The first church building was a hewed log structure in the southeast corner of Sumpter Township. This was long known as the Salem Methodist Episcopal Church, and was remarkable for its powerful revivals. It was built about 1840, and ten years later was the only church in the county. It rotted down, and was only removed in 1881 or 1882. This denomination has good frame churches at Toledo, Neoga, Greenup, Jewett, Christian Run, Shiloh and Bethel. The organization at Greenup probably dates back further than any other in the county. It was a regular station in 1839 and was probably organized as early as 1835. An old log schoolhouse was used as a place of worship for years, until, in 1851, the present frame structure was erected. The Protestant Methodists have a fine brick church in the west part of Woodbury Township, known as Zion Chapel.
    Among the earlier churches built was the Presbyterian place of worship at Neoga village, in 1854. This was organized by Rev. Joseph Wilson, who was the first person to preach in the village. This organization has had a. thrifty growth, and numbers some 130 members. This denomination had a considerable membership at Toledo, and, in 1866, two lots were donated by the Board of Supervisors to this organization for a building site, but it failed to use it. The Presbyterians have a church, also, at Greenup, where a neat frame church building was erected about 1876. The Baptists have an organization at Neoga, where they built a place of worship in 1872, in Neoga Township, in connection with the Christian denomination, and elsewhere in the county.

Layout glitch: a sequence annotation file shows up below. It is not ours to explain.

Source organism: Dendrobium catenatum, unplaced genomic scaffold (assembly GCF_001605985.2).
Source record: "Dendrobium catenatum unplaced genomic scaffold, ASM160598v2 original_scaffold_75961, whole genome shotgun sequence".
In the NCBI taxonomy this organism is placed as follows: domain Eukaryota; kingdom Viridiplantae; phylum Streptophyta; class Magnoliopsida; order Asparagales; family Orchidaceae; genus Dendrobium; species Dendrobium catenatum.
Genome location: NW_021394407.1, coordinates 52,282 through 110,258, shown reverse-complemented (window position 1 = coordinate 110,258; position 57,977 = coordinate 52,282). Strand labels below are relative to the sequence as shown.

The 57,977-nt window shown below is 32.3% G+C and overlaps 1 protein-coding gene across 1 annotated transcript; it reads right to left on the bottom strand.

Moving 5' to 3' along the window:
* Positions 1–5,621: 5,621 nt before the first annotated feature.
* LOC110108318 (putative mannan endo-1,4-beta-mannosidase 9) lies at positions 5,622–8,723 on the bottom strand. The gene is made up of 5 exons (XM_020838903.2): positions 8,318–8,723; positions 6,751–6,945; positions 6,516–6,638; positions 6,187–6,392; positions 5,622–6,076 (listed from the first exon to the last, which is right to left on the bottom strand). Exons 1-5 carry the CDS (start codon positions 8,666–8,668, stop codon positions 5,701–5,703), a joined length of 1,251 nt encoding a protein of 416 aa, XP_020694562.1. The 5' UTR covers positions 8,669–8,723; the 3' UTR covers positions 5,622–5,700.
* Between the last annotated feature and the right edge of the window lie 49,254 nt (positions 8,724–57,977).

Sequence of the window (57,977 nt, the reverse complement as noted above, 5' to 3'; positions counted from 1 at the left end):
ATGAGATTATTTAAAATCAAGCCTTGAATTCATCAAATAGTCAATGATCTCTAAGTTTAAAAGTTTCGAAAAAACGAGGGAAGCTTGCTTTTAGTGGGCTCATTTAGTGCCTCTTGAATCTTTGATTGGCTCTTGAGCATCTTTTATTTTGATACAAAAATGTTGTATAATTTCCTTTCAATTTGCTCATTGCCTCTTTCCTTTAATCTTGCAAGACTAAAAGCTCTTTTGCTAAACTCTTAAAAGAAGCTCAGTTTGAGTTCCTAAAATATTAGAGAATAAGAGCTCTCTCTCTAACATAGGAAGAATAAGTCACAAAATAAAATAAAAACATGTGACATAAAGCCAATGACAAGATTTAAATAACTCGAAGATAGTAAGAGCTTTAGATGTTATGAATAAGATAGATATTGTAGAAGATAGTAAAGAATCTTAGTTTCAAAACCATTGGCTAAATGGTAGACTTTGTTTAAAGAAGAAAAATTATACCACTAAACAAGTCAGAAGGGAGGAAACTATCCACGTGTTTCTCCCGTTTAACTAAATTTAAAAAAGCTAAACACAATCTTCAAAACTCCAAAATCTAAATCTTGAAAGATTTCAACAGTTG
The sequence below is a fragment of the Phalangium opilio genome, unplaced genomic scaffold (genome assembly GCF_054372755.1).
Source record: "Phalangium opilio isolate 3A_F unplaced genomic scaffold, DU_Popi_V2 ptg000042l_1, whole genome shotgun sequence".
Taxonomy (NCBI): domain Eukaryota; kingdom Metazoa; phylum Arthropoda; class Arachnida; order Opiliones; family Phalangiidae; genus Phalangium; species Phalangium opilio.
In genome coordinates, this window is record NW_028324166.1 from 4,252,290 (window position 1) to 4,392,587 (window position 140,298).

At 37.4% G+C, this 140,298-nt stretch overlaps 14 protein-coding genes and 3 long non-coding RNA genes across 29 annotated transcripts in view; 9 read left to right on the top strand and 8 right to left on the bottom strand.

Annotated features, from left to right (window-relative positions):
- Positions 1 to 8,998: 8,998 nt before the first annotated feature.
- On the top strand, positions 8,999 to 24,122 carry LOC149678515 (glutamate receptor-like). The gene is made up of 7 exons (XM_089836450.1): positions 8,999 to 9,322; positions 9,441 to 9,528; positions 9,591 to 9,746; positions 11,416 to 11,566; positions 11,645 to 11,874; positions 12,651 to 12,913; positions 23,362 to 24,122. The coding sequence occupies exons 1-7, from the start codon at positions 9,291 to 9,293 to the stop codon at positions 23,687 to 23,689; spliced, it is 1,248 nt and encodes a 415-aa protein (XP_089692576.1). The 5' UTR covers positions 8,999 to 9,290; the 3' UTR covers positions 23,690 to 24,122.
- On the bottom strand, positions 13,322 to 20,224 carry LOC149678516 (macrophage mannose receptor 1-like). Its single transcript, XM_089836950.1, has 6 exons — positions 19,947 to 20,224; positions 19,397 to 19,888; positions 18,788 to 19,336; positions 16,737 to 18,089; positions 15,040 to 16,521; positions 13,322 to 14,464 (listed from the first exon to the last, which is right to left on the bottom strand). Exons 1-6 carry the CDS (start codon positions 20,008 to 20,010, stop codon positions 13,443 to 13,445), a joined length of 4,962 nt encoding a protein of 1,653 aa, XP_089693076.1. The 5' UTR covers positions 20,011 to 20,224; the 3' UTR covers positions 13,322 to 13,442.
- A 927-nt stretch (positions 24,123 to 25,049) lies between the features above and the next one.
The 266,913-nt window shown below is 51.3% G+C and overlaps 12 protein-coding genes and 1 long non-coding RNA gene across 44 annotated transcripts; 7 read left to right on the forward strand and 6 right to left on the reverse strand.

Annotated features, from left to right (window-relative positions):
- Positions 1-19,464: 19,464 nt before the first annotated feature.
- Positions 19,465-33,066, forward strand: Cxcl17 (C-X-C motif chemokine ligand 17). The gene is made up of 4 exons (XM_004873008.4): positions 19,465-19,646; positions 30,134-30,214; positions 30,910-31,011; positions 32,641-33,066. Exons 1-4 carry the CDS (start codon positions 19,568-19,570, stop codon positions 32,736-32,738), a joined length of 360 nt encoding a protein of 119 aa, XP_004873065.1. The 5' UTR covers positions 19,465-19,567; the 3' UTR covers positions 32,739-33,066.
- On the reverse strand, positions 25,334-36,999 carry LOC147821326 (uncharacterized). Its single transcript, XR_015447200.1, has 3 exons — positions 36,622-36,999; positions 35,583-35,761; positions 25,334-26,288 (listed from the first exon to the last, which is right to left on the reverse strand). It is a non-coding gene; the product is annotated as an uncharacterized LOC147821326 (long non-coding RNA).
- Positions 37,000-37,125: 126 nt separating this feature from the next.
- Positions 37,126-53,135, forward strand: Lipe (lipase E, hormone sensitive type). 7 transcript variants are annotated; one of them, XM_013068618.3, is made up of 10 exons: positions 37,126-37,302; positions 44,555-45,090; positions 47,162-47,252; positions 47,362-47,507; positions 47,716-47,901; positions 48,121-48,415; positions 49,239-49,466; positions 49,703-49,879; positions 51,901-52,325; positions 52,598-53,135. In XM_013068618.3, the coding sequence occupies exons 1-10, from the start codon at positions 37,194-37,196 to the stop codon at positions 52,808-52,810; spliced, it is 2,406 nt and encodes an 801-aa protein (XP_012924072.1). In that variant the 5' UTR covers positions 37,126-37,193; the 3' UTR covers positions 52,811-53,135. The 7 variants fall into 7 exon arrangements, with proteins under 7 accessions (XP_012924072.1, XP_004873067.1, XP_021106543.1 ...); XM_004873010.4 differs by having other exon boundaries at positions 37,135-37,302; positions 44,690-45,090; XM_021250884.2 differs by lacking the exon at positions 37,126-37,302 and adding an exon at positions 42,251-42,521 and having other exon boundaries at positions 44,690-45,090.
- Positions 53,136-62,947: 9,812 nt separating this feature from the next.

The Christian denomination has a large following in the county. Some of the early ministers of this denomination were REV. THOMAS GOODMAN, BATTEY, WHITE, and BENJAMIN DAVEE, D. S. CONNER was also an early itinerant of this denomination. This denomination has only been noticeably present in the county since 1860, but it has organizations now at Hazel Dell, which has a frame building of its own; at Washington schoolhouse, in Crooked Creek Township; in Union Township; in the eastern part of Neoga Township, where a frame church is owned jointly with the Baptist; Corinth Church, frame building in edge of Woodbury Township; at Janes­ville, which worships in a frame church of its own; at Webster schoolhouse, in Cottonwood Township; and at Plum Grove schoolhouse, in Greenup Township.
    The Free Methodists, a sect better known as the “Perfectionists,” have a frame church at Toledo, erected in 1883. This sect has a considerable representation in the county, and maintains an energetic crusade in behalf of their doctrine. A large tent, known as the tabernacle, is moved about from place to place in the county, in which services are held.

BENJAMIN DAVEE  Is the Great-Great Grandfather of Barb Z. Co-Host of this site, if anyone reading this connects to his line I would love to hear from you.